“This is kind of an older, more experienced, cynical, grumpy detective figure that I feel James [McCaffrey] with his voiceover brings to life really, really well,” says Lake. “[It] felt like just the right kind of a character to have this kind of back and forth between Saga.
“Saga having a happy family life and Casey being kind of disillusioned and complaining about his ex-wife, and this kind of a dynamic there going on, just felt like a delicious opportunity.”
But inside The Dark Place, the nightmare prison Alan Wake is trapped within, is another version of Alex Casey. And this much more exaggerated, hard-boiled vision of the character will be more than a little familiar to those who have danced the bullet-time ballet.
“With all of this history it just felt like it would’ve been a missed opportunity not to just have fun and play the character,” says Lake, who once again donned a leather jacket for the role. “And I loved it. It was a lot of fun. It was a big learning process, because way back then I was not really acting in any way in the first Max Payne game. It was just posing for photos and that’s it. That was my part, just finding the expressions. This time around we have evolved a lot and now it’s motion capture and performance capture and live action and actually acting face-to-face with these brilliant, awesome actors that we have.”
Meta jokes like Alex Casey are the early foundations upon which the Remedy Connected Universe has been built. But with the forged connection between Alan Wake and Control, the links are now more than just cheeky winks. These days Remedy is operating in the same realms as Marvel and DC, who have long experimented with connected universes in both comics and movies. But, of course, one of Remedy’s key inspirations for the RCU is not a gargantuan film studio. It’s a beloved horror writer.
“Obviously there are many different examples like, say, Stephen King,” notes Lake. “His works were definitely a big part of the inspiration for the original Alan Wake and he has this kind of a thing going as well. There are knots and references to other books and other characters in them.”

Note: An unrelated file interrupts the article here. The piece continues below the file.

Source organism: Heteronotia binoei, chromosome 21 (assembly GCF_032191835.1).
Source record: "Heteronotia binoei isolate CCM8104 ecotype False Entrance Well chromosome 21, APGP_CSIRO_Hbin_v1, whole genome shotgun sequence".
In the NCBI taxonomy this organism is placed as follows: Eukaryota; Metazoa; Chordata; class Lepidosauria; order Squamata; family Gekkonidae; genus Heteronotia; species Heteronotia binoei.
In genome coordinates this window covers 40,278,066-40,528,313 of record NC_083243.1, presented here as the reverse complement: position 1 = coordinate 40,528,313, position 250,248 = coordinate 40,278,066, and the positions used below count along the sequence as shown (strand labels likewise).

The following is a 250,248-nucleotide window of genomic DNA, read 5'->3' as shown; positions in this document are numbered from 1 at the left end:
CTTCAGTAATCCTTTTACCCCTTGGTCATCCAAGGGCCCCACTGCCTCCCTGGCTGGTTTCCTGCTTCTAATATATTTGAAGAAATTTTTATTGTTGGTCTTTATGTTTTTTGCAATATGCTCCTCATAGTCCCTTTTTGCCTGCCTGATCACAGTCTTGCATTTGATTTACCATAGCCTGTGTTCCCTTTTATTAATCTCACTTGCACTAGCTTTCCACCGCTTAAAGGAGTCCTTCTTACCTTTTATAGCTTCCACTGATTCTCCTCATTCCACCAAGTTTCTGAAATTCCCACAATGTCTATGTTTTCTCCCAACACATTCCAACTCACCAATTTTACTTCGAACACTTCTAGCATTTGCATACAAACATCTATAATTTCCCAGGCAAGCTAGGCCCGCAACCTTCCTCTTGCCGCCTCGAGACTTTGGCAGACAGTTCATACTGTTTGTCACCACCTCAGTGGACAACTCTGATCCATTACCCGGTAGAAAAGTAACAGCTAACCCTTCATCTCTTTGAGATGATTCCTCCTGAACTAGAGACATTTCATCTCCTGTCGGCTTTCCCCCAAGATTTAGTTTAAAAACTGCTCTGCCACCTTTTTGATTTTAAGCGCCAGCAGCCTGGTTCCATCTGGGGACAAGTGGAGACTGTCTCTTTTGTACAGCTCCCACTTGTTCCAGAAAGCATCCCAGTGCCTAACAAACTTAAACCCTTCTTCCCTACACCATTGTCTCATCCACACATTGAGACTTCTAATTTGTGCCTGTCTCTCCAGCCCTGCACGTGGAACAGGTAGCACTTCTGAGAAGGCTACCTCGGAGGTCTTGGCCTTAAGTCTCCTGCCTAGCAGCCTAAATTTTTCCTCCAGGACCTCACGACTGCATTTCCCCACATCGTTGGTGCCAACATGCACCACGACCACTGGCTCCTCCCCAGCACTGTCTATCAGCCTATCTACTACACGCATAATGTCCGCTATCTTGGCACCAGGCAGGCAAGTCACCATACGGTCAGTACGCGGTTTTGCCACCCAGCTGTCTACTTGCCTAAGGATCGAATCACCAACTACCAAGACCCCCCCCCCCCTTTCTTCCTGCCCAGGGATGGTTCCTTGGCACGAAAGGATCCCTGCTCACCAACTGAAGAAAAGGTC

“I find it very exciting and as a creator and writer,” Lake continues. “I think that it gives very, very tasty opportunities of referring to and doing callbacks and adding extra layers of meaning, building this kind of a web.”
Of course, at this early stage Remedy is far, far away from the vast interconnected multiverse that powers King’s Dark Tower books and beyond.
“Remedy Connected Universe gives us a foundation for this kind of world and universe where the stories take place,” Lake says. “I feel that we are in very early steps with our universe.”
“They are exciting ideas. We are early on and we will keep building and let’s see where it takes us,” he adds.
We’re yet to see exactly how Control factors into Alan Wake 2. But, based on the stories that Remedy has told thus far, it’s clear to see how all that weirdness can interconnect and grow into fascinating, fun new adventures. And with multiple games in development at Remedy, including Control 2, I’m excited to watch the RCU grow and mature. With a bit of luck (and all that Remedy talent), it could potentially even become the most ambitious crossover event since That’s So Suite Life of Hannah Montana.
Matt Purslow is IGN’s UK News and Features Editor.
Alan Wake 2’s creative director explains how the upcoming survival horror connects to previous Remedy games, from Control to (sort of) Max Payne. Read More